“I don’t make potions anymore.”
“No,” Etana said forcefully, making Smith’s face darken furiously. “I’m not an apothecary any more. I’m Brogan’s sister and I’m asking for your help.”
“Fine,” Smith growled. “Arrange her initiation, Alice. She’s chosen her path.”
Alice hurried away, shooting Etana a reassuring smile as she passed. The Krawk stood up, scowling, and limped toward the door.
“E-tan-a,” Smith intoned, resting her chin on her paw. “It almost suits you.”
“Uh... thank you...”
“You were always very good with potions. It’s a shame that someone so talented would decide to quit... was it a decision you made before or after we asked you to join us?”
“Before,” Etana breathed. This wasn’t something she wanted to think about. Smith’s silvery evening-sky eyes focused on Etana, clear and unreadable.
“Hmmm. I always suspected... Never mind. You’d better get ready for your initiation. Put these on.” She threw Etana a small bundle tied with string. “I’ll come back and fetch you when we’re ready, so don’t leave the clearing.”
Etana quickly donned the tan cotton gown and thick beetroot robe, then sat down weakly and let her head drop into her paws. Pedin’s words ricocheted around her mind, scattering her other thoughts: Be careful. Pick your family carefully. She was going to betray the Rebels, after they’d given her a second chance. They were Brogan’s family and she was going to betray them. But they’d just betrayed Brogan too, she reminded herself stubbornly; the Rebels refused to do anything to help him. Yet the thought didn’t quell her worries – in fact, it did exactly the opposite. Smith was right; rescuing Brogan would come at an extreme price, and for the Rebels that price would be the imprisonment of innocent pets. At least the price they’d offered Etana was fairly innocuous; she didn’t see how information on Princess Alastrine would cause any harm. She smiled a little. Etana was good at hearing things she wasn’t supposed to.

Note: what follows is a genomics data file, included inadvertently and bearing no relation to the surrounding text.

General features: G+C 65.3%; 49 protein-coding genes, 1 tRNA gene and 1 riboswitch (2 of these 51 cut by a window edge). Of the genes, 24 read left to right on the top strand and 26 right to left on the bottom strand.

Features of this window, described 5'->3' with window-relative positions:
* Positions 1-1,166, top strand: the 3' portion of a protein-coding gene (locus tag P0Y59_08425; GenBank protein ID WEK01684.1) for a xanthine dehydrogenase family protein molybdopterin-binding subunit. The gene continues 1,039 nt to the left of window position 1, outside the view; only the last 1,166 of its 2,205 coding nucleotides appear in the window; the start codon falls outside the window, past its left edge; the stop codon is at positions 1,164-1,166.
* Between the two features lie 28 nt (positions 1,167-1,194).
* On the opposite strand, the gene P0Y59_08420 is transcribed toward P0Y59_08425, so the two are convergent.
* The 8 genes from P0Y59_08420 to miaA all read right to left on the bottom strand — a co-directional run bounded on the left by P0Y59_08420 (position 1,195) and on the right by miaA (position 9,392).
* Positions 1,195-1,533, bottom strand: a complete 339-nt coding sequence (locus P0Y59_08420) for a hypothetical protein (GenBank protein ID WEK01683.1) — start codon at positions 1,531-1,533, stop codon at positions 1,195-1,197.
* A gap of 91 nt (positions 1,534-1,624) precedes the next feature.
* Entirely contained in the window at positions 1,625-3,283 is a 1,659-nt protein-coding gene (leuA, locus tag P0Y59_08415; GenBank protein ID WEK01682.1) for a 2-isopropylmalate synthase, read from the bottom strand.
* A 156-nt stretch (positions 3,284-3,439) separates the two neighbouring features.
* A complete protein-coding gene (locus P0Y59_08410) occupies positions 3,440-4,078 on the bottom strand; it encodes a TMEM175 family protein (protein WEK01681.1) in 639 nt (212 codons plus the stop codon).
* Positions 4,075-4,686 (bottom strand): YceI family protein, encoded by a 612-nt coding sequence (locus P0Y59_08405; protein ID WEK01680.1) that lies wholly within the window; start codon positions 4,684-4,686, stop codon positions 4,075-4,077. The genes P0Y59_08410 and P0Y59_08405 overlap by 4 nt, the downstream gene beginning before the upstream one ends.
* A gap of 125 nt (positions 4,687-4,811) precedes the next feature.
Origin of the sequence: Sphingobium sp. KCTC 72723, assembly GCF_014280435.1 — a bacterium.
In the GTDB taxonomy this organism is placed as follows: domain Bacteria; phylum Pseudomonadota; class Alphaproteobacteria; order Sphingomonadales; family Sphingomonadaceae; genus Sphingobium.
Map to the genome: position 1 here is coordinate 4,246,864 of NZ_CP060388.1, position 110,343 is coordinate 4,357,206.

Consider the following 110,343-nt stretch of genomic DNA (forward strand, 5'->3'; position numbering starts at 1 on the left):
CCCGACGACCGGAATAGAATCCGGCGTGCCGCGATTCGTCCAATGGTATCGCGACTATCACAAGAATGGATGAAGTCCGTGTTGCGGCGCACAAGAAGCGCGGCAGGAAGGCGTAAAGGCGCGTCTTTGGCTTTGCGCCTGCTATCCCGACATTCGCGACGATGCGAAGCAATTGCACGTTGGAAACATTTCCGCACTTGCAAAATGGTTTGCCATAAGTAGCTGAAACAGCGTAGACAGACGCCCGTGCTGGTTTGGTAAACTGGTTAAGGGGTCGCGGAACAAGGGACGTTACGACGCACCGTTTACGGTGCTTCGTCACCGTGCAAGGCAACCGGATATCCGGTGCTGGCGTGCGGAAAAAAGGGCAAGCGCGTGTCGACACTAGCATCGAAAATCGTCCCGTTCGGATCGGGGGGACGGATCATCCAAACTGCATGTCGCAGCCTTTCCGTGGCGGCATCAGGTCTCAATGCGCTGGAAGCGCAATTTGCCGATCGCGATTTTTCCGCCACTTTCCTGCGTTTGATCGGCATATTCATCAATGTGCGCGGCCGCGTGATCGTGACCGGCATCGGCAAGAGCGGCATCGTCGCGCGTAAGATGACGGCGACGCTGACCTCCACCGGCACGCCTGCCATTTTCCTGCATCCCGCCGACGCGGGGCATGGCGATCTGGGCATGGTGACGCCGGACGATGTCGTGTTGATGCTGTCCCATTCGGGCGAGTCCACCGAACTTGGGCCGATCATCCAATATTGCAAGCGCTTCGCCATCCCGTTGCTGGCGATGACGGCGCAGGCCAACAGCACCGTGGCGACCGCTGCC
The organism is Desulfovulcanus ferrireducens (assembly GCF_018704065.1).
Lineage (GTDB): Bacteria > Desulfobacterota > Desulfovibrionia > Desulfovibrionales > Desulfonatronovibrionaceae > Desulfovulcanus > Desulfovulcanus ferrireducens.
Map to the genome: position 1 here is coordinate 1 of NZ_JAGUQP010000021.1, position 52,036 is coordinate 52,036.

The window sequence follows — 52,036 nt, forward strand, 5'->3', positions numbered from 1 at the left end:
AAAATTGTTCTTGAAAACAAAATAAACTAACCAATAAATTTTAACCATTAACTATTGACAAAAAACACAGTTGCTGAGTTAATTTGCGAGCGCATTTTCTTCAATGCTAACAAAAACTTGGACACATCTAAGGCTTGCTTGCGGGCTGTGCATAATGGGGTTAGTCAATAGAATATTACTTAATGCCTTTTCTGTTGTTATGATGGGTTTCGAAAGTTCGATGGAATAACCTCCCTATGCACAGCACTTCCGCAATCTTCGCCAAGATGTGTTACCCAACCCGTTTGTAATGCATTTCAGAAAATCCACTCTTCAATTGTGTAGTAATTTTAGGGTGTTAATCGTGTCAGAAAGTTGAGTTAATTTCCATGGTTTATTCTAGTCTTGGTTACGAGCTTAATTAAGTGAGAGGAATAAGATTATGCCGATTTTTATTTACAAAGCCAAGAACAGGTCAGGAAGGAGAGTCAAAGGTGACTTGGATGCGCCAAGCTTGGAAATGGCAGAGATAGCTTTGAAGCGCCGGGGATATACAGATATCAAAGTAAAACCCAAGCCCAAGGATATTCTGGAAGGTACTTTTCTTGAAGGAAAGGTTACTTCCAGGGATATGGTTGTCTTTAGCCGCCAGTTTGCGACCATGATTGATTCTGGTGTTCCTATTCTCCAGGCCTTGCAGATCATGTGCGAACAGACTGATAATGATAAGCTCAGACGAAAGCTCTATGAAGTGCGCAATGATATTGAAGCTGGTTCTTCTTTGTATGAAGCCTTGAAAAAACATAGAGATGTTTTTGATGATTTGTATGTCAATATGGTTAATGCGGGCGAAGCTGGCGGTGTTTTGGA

Be careful. Pick your family carefully.
“I choose Brogan,” she murmured. Somehow saying it aloud made it less open to change, and Pedin’s words faded.
“Etana?” Alice smiled, holding the curtain open. “Come on, we’re ready for you now.”
The Elephante led Etana out into the clearing, then through a gathering of trees to the water’s edge. Etana shivered. The two other Rebel Leaders stood on the bank, wearing hats, cloaks and serious expressions. A couple of lamps lit the scene, but the world beyond the river was pitch-black. Etana wondered when Brogan had been initiated into the Rebels, and if that night had been cold too – and what was he doing now? Was he ok? Was he scared? Was he hoping she’d fled to the Rebels for safety? She felt a lump in her throat. She was going to betray his family...
“Ok, Etana. In a moment we’re going to ask you to walk into the middle of the river. When you get there we’ll light this candle. You’ll have to stay in the water until the candle burns out.” Alice smiled as she spoke. “Don’t worry. You’ll be fine.”
Etana clenched her teeth and pushed the threat of NeoFlu to the back of her mind. Without waiting to be asked she walked into the water. The water was even colder than it had been earlier that evening, and her feet slid on the pebbled river bed. In the middle of the river the water reached her shoulders. She watched Smith light the candle and closed her eyes. The cold had already seeped right through her, somehow too cold for shivering. An awful throbbing ache coursed through her body. She forced her mind away from the coldness, torturing herself instead with memories...
The candle flickered, spat and died. Alice ran to the water's edge, holding out a towel. Etana found her limbs unwilling to move, as if her skin had shrunk. She moved slowly and determinedly, her sight set on the towel, and gratefully allowed Alice to wrap it around her when finally she left the water.
“Well done,” she whispered with a smile. “This way, Etana; you have to sign the Rebel code next. We’ve got a nice fire going, and there’s some warm fruit in custard.”
Etana let Alice lead her back toward the camp, past the two other Rebel Leaders. They were bickering, Etana realised dazedly, starting to shiver once more. Her chattering teeth almost drowned out their words, but as they drew level she heard their words quite clearly.
“You fool, Carp! If she reaches the walls we’ve lost before we’ve started fighting. If they find the princess, Carp, you will never be welcome in this forest again.”
To be continued...